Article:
The pros and cons of government cybersecurity work

The job can be boring and frustrating for some, but there also are upsides

Cybersecurity is a growth industry, with rapidly increasing demand for qualified professionals in government and industry and a growing number of schools offering courses and degrees. But a couple of security bloggers warn that cybersecurity jobs in large enterprises, especially government, are likely to be frustrating.

Mike Subelsky, who describes himself as a hacker and entrepreneur who has worked in cybersecurity for eight years in the military, as a government civilian and as a contractor, describes the work as uncreative, bureaucratic and restrictive.

“In classified settings, you are severely restricted in the sources and kinds of technologies you use,” he writes. “You won't have admin permissions on the machine you're working on. Forget installing Chrome with the latest extensions, you'll be lucky to get Version 2 of Firefox!  Or you might not have access to the Internet at all!”

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A like-minded blogger identified as NetSecGuy wrote that “the government leads in cyber-boring.” Not only is the technology outdated, but management has no clue and information is seen as something to be hoarded rather than shared.

All of this probably is true. Many government workers I’ve known, although they tend to stay in their jobs because of the security, make similar complaints regardless of their job descriptions. Most of these drawbacks have little to do with cybersecurity per se, but are endemic to large, buttoned-down organizations, not just government. But there also are upsides to cybersecurity work in government that should be considered.

Although there are regulations restricting the types of information technology that can be used and defining their configuration, the government does have power users. Science-oriented organizations such as NASA, the National Oceanic and Atmospheric Administration and the Energy Department’s national labs often are at the cutting edge of science and technology, and at least a few lucky people have some great toys to play with. A security worker who gets into the right position could end up protecting and using some pretty cool tools.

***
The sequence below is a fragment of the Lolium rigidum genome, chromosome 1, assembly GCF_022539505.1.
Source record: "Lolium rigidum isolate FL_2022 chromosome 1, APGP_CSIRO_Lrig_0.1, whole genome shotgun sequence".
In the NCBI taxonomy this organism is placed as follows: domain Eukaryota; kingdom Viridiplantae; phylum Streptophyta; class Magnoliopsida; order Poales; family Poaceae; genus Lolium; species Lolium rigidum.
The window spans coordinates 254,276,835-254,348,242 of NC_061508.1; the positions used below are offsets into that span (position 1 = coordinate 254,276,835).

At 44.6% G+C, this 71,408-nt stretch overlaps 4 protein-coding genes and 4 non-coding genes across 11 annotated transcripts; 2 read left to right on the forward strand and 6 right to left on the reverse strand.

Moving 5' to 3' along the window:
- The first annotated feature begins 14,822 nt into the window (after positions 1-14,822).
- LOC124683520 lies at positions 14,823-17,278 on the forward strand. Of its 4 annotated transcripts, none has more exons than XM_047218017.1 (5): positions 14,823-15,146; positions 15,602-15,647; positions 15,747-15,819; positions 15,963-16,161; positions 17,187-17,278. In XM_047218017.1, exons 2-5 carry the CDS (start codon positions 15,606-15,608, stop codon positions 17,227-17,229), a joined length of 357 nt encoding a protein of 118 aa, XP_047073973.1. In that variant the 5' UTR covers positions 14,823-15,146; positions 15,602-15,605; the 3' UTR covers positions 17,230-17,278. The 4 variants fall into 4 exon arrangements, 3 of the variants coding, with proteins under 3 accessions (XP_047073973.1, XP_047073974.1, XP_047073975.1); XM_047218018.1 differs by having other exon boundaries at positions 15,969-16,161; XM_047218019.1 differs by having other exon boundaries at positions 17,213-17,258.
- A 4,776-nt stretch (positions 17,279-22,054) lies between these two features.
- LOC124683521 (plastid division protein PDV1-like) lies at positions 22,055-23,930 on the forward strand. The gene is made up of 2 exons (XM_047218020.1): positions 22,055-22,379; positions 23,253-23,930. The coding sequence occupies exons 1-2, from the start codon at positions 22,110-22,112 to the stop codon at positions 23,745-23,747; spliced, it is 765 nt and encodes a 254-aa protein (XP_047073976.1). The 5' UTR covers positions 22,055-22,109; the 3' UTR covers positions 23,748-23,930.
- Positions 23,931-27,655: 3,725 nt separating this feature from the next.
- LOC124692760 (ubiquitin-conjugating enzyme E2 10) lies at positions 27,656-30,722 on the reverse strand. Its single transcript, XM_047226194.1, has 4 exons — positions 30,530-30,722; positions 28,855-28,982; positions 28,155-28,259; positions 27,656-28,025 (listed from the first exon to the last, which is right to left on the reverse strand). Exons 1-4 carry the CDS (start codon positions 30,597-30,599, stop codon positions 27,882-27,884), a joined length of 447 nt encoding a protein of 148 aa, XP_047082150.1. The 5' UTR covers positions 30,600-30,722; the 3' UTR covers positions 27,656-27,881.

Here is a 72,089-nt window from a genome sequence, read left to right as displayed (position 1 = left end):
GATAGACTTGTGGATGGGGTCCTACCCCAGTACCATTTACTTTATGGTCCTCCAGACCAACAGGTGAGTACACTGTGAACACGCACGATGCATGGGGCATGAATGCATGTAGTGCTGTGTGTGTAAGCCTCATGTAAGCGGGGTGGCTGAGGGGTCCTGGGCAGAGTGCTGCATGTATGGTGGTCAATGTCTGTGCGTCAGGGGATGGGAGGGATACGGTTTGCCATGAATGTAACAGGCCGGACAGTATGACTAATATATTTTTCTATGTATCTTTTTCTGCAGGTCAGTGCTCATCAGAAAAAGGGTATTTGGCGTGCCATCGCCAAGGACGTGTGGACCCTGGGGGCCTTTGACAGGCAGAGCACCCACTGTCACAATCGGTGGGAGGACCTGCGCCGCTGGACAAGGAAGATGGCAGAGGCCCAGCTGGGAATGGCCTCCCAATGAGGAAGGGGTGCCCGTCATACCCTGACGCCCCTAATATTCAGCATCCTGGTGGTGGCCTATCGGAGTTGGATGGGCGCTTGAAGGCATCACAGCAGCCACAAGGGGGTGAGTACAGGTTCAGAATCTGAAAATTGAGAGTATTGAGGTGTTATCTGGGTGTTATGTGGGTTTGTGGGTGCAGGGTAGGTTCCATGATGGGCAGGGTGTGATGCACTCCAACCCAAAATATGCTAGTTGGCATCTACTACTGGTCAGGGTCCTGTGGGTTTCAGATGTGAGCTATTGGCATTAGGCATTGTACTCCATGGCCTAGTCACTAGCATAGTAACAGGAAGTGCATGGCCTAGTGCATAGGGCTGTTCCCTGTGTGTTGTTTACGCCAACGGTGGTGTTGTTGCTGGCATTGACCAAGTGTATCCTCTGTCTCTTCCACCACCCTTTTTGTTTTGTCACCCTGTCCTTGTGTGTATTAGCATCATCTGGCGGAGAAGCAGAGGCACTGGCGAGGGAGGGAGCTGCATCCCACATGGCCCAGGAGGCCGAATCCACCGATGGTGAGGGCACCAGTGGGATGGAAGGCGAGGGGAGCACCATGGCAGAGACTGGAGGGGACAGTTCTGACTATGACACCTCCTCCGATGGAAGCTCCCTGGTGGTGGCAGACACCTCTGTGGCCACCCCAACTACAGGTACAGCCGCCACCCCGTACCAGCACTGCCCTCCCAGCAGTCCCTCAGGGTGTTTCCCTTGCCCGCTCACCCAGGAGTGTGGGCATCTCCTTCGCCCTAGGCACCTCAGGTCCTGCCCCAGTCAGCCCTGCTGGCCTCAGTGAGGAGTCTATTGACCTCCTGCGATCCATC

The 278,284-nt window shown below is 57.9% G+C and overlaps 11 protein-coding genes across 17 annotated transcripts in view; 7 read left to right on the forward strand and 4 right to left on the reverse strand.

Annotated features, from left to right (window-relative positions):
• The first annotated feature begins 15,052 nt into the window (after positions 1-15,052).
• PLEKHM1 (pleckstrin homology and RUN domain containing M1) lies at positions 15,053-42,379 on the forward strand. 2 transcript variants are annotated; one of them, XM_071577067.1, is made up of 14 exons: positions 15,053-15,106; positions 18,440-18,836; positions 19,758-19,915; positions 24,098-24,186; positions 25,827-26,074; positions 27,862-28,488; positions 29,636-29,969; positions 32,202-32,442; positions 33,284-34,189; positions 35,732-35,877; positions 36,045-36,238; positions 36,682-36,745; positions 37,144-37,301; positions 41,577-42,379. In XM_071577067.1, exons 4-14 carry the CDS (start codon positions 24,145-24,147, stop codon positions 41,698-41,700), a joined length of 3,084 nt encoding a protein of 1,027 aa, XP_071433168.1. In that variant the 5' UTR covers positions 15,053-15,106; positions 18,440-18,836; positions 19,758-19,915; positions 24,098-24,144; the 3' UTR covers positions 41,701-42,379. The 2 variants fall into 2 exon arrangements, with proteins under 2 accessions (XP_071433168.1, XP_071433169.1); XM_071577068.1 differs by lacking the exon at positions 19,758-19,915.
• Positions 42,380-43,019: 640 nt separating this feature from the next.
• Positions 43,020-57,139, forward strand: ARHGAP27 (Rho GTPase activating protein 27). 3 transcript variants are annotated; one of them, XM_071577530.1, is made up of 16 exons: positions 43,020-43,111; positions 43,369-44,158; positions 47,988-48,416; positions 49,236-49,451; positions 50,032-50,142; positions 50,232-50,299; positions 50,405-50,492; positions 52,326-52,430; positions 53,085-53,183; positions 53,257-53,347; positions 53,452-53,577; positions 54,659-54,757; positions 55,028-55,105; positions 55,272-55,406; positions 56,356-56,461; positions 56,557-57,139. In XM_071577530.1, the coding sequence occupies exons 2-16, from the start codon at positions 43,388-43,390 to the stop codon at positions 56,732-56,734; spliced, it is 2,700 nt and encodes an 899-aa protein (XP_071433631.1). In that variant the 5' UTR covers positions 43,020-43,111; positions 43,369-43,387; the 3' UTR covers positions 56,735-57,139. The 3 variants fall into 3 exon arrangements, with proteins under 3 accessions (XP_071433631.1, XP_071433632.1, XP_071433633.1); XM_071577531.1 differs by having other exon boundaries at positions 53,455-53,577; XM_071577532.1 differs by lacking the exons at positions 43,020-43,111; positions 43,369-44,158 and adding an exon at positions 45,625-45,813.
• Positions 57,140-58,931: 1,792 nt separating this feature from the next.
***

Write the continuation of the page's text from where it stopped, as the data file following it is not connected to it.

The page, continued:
The systems and data being protected at other agencies also are important. Although every agency has its routine back-office business systems, there also is a wealth of sensitive and critical data to protect. State secrets. Military plans. Things that spies from other nations are dying to get their hands on. These stakes add some interest to the game.

Finally, you’ll be going up against the best. Well-funded foreign espionage programs and sophisticated criminals are targeting government IT systems. If you can detect and keep them out, you’ll be at the top of the game.

Unfortunately, this does not change the likelihood that the rank-and-file of government cybersecurity workers probably will be doing routine administrative chores rather than playing high-tech games of spy vs. spy, and they will be able to expect little gratitude from their country or coworkers.

“In many of these jobs, you're going to find yourself acting as an enforcer, a mere gatekeeper,” Subelsky writes. “You'll be telling the creative people in your organization all the things they can't do or aren't allowed to have.”

But there is something to be said for being dependable. As one reader responded on the blog, “There is something attractive about a high-paying position with job security. I want one of those. Yeah I might work on something boring, and may have to sell my soul. But at least I can pay my mortgage, right?”

The current generation of cybersecurity professionals tends to be zealots; people who are passionate about computers, coding and hacking, who started out as teenagers spending hours in the basement playing with gadgets, educating themselves to the point that they are co-opted by organizations where they find themselves bored. The next generation will be young professionals who choose cybersecurity as a career path and enter the field with a different set of expectations.

We’ll lose something along with the passion, but they’ll be able to pay the mortgage and we’ll have the minds and hands we need to keep watch on our cyber defenses.

About the Author

William Jackson is a Maryland-based freelance writer.

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Reader Comments

Thu, Feb 25, 2016 Banzai

I've been in the infosec field now for a decade, qualified to the hilt, working as a consultant on pop star wages. "That's a reason to do it" I hear you say. Nope it's boring. No matter how much I engage, interact, advise, get buy in, it always (daily) falls back to its common ground, boredom. I will be looking for a complete career path change. First say my thank you's and goodbye, then chill out, get re-motivated, and seek something worthwhile to do. Sorry if it sounds bleak, but it is true. You have to be of a certain disposition to enjoy this work, and the financial motivation has now gone.

Wed, Feb 3, 2016

You don't have to work for the government. If you get lucky a private security company might pick you up in college and pay for your education. But like I said you just have to be lucky. But personally once I heard about this field I couldn't wait to get into college.

Tue, Jun 16, 2015

Who says you have to work for the government?

Thu, Aug 28, 2014

Now I am very nervous this is a degree that I am about to complete.I did not realize that it would be extremely boring. I may have too much personality for this or maybe I'll just get my personality out after work. I want to work not feel mundane. Should I just switch career focus? Do I at least get to interact with people in a team or group setting?

Mon, Feb 3, 2014 iggybear

this doesnt have reseach on what they do for my homework

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